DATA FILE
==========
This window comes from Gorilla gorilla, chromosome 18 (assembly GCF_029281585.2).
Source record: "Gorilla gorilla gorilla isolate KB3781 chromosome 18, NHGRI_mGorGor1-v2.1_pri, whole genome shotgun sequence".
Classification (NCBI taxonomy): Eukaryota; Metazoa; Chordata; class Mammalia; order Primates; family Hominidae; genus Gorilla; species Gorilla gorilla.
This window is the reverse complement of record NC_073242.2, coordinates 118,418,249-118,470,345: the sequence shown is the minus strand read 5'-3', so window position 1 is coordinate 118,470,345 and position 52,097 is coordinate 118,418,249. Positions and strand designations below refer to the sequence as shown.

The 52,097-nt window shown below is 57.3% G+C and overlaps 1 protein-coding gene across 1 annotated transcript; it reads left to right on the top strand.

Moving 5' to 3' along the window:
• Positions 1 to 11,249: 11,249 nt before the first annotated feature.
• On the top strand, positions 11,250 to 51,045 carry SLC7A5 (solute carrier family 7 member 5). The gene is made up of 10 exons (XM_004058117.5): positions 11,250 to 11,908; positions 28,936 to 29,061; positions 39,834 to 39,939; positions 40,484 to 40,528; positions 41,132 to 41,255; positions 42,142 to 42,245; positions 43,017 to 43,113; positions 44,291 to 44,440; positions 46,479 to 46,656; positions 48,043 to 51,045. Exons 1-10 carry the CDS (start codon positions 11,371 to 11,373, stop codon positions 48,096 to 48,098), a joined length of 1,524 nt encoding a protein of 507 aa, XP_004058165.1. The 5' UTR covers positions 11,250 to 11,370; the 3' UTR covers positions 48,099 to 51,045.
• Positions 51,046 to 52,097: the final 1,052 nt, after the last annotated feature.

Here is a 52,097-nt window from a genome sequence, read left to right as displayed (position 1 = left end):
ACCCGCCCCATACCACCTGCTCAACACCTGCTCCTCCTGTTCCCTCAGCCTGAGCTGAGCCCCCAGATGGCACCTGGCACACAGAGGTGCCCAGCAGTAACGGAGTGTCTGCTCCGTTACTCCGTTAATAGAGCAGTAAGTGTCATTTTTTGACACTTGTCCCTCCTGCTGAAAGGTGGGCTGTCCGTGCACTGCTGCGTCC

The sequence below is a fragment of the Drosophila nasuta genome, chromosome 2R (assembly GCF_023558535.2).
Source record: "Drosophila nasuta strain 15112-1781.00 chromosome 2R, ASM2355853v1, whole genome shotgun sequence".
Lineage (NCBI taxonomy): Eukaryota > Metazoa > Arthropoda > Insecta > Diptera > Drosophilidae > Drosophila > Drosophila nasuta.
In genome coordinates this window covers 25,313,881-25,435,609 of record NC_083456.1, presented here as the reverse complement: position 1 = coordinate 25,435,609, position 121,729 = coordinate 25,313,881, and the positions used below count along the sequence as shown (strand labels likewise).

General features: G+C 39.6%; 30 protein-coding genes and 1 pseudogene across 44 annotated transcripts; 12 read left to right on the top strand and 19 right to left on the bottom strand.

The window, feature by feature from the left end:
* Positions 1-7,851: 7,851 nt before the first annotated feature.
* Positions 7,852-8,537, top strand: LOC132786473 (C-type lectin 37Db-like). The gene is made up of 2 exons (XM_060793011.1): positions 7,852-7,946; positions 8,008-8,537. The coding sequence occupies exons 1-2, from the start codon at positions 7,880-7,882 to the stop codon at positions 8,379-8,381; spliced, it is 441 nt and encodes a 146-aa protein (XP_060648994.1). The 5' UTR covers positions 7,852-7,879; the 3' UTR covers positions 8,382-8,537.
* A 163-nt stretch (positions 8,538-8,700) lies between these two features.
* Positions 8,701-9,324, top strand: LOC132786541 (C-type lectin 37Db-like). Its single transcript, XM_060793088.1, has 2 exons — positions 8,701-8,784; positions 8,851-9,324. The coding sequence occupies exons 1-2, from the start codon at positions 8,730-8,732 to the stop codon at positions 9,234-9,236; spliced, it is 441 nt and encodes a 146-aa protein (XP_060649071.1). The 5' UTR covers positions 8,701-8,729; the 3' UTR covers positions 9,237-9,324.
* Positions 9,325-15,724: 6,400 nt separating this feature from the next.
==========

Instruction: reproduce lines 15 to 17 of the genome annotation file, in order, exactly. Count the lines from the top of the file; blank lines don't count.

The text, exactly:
In genome coordinates this window covers 25,313,881-25,435,609 of record NC_083456.1, presented here as the reverse complement: position 1 = coordinate 25,435,609, position 121,729 = coordinate 25,313,881, and the positions used below count along the sequence as shown (strand labels likewise).

General features: G+C 39.6%; 30 protein-coding genes and 1 pseudogene across 44 annotated transcripts; 12 read left to right on the top strand and 19 right to left on the bottom strand.

The window, feature by feature from the left end: